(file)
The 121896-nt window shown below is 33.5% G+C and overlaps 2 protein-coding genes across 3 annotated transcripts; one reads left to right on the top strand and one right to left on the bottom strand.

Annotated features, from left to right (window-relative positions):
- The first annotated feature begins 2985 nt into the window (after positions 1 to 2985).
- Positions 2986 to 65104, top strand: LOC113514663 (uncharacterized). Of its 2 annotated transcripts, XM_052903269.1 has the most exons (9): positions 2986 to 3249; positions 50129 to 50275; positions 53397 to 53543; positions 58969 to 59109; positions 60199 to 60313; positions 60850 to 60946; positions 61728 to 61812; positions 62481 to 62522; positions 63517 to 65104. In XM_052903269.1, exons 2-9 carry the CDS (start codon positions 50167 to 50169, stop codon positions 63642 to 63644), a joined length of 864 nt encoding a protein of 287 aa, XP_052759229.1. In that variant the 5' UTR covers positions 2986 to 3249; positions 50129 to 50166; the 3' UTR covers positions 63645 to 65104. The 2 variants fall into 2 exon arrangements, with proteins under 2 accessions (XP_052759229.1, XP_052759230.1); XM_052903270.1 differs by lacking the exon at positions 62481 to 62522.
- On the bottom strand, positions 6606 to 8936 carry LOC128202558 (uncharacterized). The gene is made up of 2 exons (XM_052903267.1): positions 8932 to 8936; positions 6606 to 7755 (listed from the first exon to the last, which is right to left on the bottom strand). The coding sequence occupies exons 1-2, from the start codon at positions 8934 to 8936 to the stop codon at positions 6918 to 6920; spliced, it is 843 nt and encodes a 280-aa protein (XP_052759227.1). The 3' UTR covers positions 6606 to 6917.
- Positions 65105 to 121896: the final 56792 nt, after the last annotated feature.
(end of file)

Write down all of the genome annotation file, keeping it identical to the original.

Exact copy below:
The 121896-nt window shown below is 33.5% G+C and overlaps 2 protein-coding genes across 3 annotated transcripts; one reads left to right on the top strand and one right to left on the bottom strand.

Annotated features, from left to right (window-relative positions):
- The first annotated feature begins 2985 nt into the window (after positions 1 to 2985).
- Positions 2986 to 65104, top strand: LOC113514663 (uncharacterized). Of its 2 annotated transcripts, XM_052903269.1 has the most exons (9): positions 2986 to 3249; positions 50129 to 50275; positions 53397 to 53543; positions 58969 to 59109; positions 60199 to 60313; positions 60850 to 60946; positions 61728 to 61812; positions 62481 to 62522; positions 63517 to 65104. In XM_052903269.1, exons 2-9 carry the CDS (start codon positions 50167 to 50169, stop codon positions 63642 to 63644), a joined length of 864 nt encoding a protein of 287 aa, XP_052759229.1. In that variant the 5' UTR covers positions 2986 to 3249; positions 50129 to 50166; the 3' UTR covers positions 63645 to 65104. The 2 variants fall into 2 exon arrangements, with proteins under 2 accessions (XP_052759229.1, XP_052759230.1); XM_052903270.1 differs by lacking the exon at positions 62481 to 62522.
- On the bottom strand, positions 6606 to 8936 carry LOC128202558 (uncharacterized). The gene is made up of 2 exons (XM_052903267.1): positions 8932 to 8936; positions 6606 to 7755 (listed from the first exon to the last, which is right to left on the bottom strand). The coding sequence occupies exons 1-2, from the start codon at positions 8934 to 8936 to the stop codon at positions 6918 to 6920; spliced, it is 843 nt and encodes a 280-aa protein (XP_052759227.1). The 3' UTR covers positions 6606 to 6917.
- Positions 65105 to 121896: the final 56792 nt, after the last annotated feature.